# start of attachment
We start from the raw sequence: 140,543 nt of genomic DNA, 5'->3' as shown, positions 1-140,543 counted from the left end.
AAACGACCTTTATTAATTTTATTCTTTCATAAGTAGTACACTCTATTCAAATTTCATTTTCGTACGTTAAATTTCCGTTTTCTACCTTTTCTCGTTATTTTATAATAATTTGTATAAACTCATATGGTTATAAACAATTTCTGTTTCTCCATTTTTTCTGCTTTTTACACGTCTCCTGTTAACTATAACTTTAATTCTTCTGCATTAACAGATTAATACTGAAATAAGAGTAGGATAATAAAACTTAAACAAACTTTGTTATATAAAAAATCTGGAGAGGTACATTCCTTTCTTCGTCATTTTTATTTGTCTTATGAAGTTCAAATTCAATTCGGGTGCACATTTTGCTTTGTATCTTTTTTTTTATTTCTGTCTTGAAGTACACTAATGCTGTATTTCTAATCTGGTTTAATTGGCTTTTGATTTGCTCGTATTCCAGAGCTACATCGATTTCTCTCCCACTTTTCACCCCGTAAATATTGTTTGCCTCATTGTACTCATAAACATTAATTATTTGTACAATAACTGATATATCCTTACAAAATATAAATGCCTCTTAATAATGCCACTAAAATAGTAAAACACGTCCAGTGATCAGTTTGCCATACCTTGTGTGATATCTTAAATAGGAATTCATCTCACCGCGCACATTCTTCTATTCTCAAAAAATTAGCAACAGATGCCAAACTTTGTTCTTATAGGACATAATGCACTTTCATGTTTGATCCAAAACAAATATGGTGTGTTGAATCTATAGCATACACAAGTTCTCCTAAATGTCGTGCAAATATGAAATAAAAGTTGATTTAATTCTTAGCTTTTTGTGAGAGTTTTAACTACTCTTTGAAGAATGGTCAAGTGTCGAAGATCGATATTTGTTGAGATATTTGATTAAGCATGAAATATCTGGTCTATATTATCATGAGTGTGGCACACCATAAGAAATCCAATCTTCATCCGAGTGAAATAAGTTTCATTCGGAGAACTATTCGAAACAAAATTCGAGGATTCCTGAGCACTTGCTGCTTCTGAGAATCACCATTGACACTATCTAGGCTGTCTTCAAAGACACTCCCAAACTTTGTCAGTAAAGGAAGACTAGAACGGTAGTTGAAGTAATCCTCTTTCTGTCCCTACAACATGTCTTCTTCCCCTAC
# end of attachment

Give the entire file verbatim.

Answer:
We start from the raw sequence: 140,543 nt of genomic DNA, 5'->3' as shown, positions 1-140,543 counted from the left end.
AAACGACCTTTATTAATTTTATTCTTTCATAAGTAGTACACTCTATTCAAATTTCATTTTCGTACGTTAAATTTCCGTTTTCTACCTTTTCTCGTTATTTTATAATAATTTGTATAAACTCATATGGTTATAAACAATTTCTGTTTCTCCATTTTTTCTGCTTTTTACACGTCTCCTGTTAACTATAACTTTAATTCTTCTGCATTAACAGATTAATACTGAAATAAGAGTAGGATAATAAAACTTAAACAAACTTTGTTATATAAAAAATCTGGAGAGGTACATTCCTTTCTTCGTCATTTTTATTTGTCTTATGAAGTTCAAATTCAATTCGGGTGCACATTTTGCTTTGTATCTTTTTTTTTATTTCTGTCTTGAAGTACACTAATGCTGTATTTCTAATCTGGTTTAATTGGCTTTTGATTTGCTCGTATTCCAGAGCTACATCGATTTCTCTCCCACTTTTCACCCCGTAAATATTGTTTGCCTCATTGTACTCATAAACATTAATTATTTGTACAATAACTGATATATCCTTACAAAATATAAATGCCTCTTAATAATGCCACTAAAATAGTAAAACACGTCCAGTGATCAGTTTGCCATACCTTGTGTGATATCTTAAATAGGAATTCATCTCACCGCGCACATTCTTCTATTCTCAAAAAATTAGCAACAGATGCCAAACTTTGTTCTTATAGGACATAATGCACTTTCATGTTTGATCCAAAACAAATATGGTGTGTTGAATCTATAGCATACACAAGTTCTCCTAAATGTCGTGCAAATATGAAATAAAAGTTGATTTAATTCTTAGCTTTTTGTGAGAGTTTTAACTACTCTTTGAAGAATGGTCAAGTGTCGAAGATCGATATTTGTTGAGATATTTGATTAAGCATGAAATATCTGGTCTATATTATCATGAGTGTGGCACACCATAAGAAATCCAATCTTCATCCGAGTGAAATAAGTTTCATTCGGAGAACTATTCGAAACAAAATTCGAGGATTCCTGAGCACTTGCTGCTTCTGAGAATCACCATTGACACTATCTAGGCTGTCTTCAAAGACACTCCCAAACTTTGTCAGTAAAGGAAGACTAGAACGGTAGTTGAAGTAATCCTCTTTCTGTCCCTACAACATGTCTTCTTCCCCTAC